What to Eat in Rome: A Fascinating History of Italian Cuisine
In her cookbook, Tasting Rome, food and drink expert Katie Parla shares a fascinating crash course on Roman cuisine. On the Postcard Academy podcast, Katie, a Jersey girl based in Rome, talks us through the Eternal City’s rich culinary history, and clues us in on the Italian foods we need to eat when in Rome. Subscribe to the podcast to hear the whole story. Highlights are captured here. Buon appetito!
Ancient Roman & world food influences
“According to legend, the Romans were founded by shepherds,” Katie says. “Living off of local protein, in the form of lamb, local flavors, like fennel and arugula, and mallow and mint — all the things that you still crush under your feet when you walk through the Forum — that defined some of the indigenous flavors,” Katie says.
Over the centuries, Rome transformed into a cosmopolitan city, with people coming from all over the world and influencing the food. In the late 19th century, after the unification of Italy, Rome became the capital and saw an influx of ingredients from all over the new country.
“I think that idea that Roman cuisine is this wonderful contamination of influences from all over Italy, and all over the world, sort of clashes with the branding a lot of people have here, like, ‘Roman food is Roman food, and it’s all from Rome!’
"Well, walk through any market, and you’ll see artichokes, which probably didn’t come here until the Renaissance, and eggplants and tomatoes and peppers, which, came in the Middle Ages and Renaissance, respectively. It’s fun to break down the myth with easily observable fact in the food category. That’s always a blast for me, and that’s a lot of what Tasting Rome seeks to do.”
Traditions with a twist
The modernization of Italian regional cuisines is happening at different paces depending on where you are in Italy.
“If you’re in Emilia-Romagna at a place like Osteria Francescana, chef Massimo Bottura is really advancing these modern concepts of the local cuisine,” Katie says. “We don’t have that in Rome. There are fine dining restaurants in Rome — they’re almost universally horrendous, and their twists on the local cuisine are generally disappointing and half baked.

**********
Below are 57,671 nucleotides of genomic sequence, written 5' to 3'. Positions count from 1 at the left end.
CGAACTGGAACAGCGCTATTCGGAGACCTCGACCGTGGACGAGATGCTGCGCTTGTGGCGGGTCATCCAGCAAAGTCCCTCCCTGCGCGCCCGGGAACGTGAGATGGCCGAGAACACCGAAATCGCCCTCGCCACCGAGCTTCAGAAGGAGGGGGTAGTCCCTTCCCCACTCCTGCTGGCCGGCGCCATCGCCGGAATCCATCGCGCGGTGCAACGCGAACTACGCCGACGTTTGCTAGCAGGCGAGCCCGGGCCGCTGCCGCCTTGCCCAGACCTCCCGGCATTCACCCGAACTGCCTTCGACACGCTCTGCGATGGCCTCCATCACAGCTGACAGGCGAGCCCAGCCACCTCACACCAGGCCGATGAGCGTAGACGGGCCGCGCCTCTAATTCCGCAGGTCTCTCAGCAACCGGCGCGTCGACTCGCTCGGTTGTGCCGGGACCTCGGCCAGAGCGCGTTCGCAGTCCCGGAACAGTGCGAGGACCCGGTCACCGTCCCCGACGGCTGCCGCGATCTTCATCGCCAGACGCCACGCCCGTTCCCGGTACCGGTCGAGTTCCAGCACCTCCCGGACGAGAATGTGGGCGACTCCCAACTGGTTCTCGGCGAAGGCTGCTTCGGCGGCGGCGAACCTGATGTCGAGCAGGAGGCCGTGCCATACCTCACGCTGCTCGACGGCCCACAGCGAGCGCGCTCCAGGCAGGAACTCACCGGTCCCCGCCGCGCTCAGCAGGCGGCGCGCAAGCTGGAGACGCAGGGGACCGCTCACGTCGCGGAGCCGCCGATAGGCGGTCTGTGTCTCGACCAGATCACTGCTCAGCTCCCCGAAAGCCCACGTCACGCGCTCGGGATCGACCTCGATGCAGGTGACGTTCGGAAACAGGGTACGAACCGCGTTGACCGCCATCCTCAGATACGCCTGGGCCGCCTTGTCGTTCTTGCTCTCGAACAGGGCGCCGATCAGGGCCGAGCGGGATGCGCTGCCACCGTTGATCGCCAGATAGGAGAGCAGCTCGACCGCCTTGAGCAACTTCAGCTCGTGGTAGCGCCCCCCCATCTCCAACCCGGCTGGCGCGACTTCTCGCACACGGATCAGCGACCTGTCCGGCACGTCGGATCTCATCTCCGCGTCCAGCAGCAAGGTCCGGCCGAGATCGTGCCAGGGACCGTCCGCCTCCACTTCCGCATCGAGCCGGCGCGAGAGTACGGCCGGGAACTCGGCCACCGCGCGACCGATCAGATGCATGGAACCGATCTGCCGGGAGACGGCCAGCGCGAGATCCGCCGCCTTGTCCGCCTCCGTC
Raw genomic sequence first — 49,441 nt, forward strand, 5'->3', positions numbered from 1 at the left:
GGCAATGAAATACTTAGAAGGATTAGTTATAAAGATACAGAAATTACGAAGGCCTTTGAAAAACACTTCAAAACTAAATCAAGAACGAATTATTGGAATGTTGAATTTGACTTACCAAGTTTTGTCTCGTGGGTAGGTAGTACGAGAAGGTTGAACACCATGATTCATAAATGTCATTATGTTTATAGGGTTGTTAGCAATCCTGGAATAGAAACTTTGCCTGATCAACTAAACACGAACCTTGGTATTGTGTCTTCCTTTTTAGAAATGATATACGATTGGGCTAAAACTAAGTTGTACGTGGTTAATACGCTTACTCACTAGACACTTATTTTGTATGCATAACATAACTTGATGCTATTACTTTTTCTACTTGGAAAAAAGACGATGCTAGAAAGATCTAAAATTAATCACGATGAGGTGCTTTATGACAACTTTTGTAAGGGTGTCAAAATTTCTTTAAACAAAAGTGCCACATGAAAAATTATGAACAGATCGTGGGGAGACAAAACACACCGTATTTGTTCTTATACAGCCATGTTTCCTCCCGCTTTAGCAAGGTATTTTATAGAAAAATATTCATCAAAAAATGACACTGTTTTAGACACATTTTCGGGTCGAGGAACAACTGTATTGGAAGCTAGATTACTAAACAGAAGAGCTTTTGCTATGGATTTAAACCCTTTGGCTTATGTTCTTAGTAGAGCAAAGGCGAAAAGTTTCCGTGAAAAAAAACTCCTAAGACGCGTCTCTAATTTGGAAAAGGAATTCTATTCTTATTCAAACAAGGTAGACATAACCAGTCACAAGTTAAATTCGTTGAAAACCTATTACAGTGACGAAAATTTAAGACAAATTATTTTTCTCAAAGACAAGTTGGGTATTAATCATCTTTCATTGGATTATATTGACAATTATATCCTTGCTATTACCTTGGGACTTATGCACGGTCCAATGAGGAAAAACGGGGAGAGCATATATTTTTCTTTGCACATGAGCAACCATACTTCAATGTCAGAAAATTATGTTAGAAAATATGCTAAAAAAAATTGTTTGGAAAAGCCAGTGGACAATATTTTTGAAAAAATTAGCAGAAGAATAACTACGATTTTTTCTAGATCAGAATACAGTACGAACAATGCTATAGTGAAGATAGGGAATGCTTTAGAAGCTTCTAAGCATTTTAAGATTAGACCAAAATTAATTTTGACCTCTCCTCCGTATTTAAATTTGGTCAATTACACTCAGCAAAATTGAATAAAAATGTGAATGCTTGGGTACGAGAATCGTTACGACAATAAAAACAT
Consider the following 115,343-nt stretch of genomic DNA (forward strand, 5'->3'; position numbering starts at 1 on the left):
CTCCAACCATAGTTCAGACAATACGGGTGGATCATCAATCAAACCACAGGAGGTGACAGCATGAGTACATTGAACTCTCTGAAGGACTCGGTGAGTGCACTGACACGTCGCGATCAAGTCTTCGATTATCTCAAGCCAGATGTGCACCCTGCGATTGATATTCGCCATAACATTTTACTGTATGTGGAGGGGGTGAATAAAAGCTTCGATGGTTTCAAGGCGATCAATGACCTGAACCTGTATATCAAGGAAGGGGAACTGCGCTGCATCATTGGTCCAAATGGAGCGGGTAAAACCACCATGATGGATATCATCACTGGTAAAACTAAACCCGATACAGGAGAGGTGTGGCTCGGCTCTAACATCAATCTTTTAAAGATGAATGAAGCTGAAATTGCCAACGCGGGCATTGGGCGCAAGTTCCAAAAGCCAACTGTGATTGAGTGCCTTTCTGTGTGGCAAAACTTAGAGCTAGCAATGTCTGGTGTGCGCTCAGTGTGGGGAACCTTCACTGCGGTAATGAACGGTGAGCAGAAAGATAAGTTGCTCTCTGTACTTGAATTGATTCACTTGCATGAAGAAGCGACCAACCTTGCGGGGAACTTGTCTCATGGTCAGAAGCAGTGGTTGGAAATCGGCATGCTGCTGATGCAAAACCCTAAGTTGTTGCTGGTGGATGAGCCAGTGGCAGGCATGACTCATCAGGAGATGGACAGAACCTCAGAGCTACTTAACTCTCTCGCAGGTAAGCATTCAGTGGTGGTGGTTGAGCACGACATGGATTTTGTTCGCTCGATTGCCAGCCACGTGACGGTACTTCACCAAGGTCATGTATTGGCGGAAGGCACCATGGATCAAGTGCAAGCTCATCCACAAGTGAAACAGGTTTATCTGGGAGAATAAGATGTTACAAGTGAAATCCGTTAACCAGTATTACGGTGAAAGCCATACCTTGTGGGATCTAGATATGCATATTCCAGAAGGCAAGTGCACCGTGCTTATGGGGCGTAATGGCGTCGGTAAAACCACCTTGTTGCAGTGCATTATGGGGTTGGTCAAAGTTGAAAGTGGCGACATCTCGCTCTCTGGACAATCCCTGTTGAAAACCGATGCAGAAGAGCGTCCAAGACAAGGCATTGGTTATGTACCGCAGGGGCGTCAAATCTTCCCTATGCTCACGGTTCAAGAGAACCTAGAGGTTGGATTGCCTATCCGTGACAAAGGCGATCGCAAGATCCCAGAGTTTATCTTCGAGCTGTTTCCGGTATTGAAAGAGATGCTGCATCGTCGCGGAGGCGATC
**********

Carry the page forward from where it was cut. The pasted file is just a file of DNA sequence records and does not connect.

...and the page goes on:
“What we do have in Rome, which is way more accessible, and, in my opinion, way more interesting, is a number of younger chefs, bakers, gelato makers, food artisans, who are taking the, sort of, accepted Roman food forms and tweaking them a little bit.”
Food you must try in Rome
Supplì — Small round rice balls. Outside Italy people often call them arancini, but in Italy arancini are the giant round rice balls from the south.
"The Roman supplì, the classico, was made from risotto that’s got a tomato meat sauce, which is cooled and then packed around a piece of mozzarella, then it’s all breaded and deep fried, so the mozzarella melts in the middle.
"For decades, when you got supplì in Rome, it was always that traditional form. And then starting in, like, ’08, ’09, some takeaway joints started to play around with the filling. So, you can find things like radicchio and gorgonzola flavored supplì, or even supplì that’s made with broken pasta, or short pasta, like trofie and pesto. For me, that’s really a modern way to think of street food, or fast food. And it’s effective, because it’s not overwrought, it’s delicious, and it’s affordable.”
Trapizzino — The pizza cone (which is messy — so don’t eat it on a first date).